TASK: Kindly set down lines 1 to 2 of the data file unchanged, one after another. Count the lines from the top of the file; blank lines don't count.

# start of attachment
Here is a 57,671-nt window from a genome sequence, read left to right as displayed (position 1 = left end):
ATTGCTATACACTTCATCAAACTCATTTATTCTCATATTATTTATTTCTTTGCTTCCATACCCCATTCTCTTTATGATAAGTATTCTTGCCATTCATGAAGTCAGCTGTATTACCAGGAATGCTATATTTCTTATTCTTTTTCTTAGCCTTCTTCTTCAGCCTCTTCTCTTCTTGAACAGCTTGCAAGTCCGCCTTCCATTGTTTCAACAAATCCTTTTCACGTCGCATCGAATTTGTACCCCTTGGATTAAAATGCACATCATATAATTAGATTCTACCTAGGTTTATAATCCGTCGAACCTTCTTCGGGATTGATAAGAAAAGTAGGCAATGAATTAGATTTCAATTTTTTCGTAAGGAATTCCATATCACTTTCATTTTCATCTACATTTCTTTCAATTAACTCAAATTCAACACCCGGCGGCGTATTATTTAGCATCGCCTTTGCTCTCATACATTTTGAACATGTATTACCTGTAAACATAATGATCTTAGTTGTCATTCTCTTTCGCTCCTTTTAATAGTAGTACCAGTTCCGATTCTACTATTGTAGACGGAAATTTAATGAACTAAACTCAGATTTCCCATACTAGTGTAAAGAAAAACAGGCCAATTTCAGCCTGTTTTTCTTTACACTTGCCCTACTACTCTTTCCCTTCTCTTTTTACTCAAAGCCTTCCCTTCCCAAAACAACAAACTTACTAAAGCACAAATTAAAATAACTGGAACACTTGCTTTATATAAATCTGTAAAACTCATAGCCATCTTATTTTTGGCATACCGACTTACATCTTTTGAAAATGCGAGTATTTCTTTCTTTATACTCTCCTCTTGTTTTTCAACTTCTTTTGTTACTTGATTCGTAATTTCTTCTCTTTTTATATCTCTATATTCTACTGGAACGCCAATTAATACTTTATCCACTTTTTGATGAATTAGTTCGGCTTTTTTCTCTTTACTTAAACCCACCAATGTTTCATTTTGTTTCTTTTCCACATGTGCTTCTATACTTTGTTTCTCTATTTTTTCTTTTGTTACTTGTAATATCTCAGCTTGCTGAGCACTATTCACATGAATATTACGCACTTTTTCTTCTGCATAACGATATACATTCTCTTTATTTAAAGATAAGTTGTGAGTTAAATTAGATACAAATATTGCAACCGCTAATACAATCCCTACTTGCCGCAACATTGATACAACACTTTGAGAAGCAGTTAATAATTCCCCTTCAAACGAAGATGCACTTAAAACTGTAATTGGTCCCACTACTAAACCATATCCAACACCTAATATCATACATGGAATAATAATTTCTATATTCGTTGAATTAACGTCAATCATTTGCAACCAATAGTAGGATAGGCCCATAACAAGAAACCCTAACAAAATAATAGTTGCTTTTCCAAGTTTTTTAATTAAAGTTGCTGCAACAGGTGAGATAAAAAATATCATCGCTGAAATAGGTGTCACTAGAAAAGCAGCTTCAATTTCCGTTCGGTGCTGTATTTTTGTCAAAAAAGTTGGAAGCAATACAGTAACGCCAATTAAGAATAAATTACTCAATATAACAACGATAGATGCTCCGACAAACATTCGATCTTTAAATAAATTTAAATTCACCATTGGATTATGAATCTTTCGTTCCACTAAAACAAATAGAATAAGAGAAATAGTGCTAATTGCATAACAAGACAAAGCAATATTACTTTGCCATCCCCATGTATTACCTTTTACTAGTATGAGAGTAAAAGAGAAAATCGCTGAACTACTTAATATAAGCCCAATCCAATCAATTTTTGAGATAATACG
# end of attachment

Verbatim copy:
Here is a 57,671-nt window from a genome sequence, read left to right as displayed (position 1 = left end):
ATTGCTATACACTTCATCAAACTCATTTATTCTCATATTATTTATTTCTTTGCTTCCATACCCCATTCTCTTTATGATAAGTATTCTTGCCATTCATGAAGTCAGCTGTATTACCAGGAATGCTATATTTCTTATTCTTTTTCTTAGCCTTCTTCTTCAGCCTCTTCTCTTCTTGAACAGCTTGCAAGTCCGCCTTCCATTGTTTCAACAAATCCTTTTCACGTCGCATCGAATTTGTACCCCTTGGATTAAAATGCACATCATATAATTAGATTCTACCTAGGTTTATAATCCGTCGAACCTTCTTCGGGATTGATAAGAAAAGTAGGCAATGAATTAGATTTCAATTTTTTCGTAAGGAATTCCATATCACTTTCATTTTCATCTACATTTCTTTCAATTAACTCAAATTCAACACCCGGCGGCGTATTATTTAGCATCGCCTTTGCTCTCATACATTTTGAACATGTATTACCTGTAAACATAATGATCTTAGTTGTCATTCTCTTTCGCTCCTTTTAATAGTAGTACCAGTTCCGATTCTACTATTGTAGACGGAAATTTAATGAACTAAACTCAGATTTCCCATACTAGTGTAAAGAAAAACAGGCCAATTTCAGCCTGTTTTTCTTTACACTTGCCCTACTACTCTTTCCCTTCTCTTTTTACTCAAAGCCTTCCCTTCCCAAAACAACAAACTTACTAAAGCACAAATTAAAATAACTGGAACACTTGCTTTATATAAATCTGTAAAACTCATAGCCATCTTATTTTTGGCATACCGACTTACATCTTTTGAAAATGCGAGTATTTCTTTCTTTATACTCTCCTCTTGTTTTTCAACTTCTTTTGTTACTTGATTCGTAATTTCTTCTCTTTTTATATCTCTATATTCTACTGGAACGCCAATTAATACTTTATCCACTTTTTGATGAATTAGTTCGGCTTTTTTCTCTTTACTTAAACCCACCAATGTTTCATTTTGTTTCTTTTCCACATGTGCTTCTATACTTTGTTTCTCTATTTTTTCTTTTGTTACTTGTAATATCTCAGCTTGCTGAGCACTATTCACATGAATATTACGCACTTTTTCTTCTGCATAACGATATACATTCTCTTTATTTAAAGATAAGTTGTGAGTTAAATTAGATACAAATATTGCAACCGCTAATACAATCCCTACTTGCCGCAACATTGATACAACACTTTGAGAAGCAGTTAATAATTCCCCTTCAAACGAAGATGCACTTAAAACTGTAATTGGTCCCACTACTAAACCATATCCAACACCTAATATCATACATGGAATAATAATTTCTATATTCGTTGAATTAACGTCAATCATTTGCAACCAATAGTAGGATAGGCCCATAACAAGAAACCCTAACAAAATAATAGTTGCTTTTCCAAGTTTTTTAATTAAAGTTGCTGCAACAGGTGAGATAAAAAATATCATCGCTGAAATAGGTGTCACTAGAAAAGCAGCTTCAATTTCCGTTCGGTGCTGTATTTTTGTCAAAAAAGTTGGAAGCAATACAGTAACGCCAATTAAGAATAAATTACTCAATATAACAACGATAGATGCTCCGACAAACATTCGATCTTTAAATAAATTTAAATTCACCATTGGATTATGAATCTTTCGTTCCACTAAAACAAATAGAATAAGAGAAATAGTGCTAATTGCATAACAAGACAAAGCAATATTACTTTGCCATCCCCATGTATTACCTTTTACTAGTATGAGAGTAAAAGAGAAAATCGCTGAACTACTTAATATAAGCCCAATCCAATCAATTTTTGAGATAATACG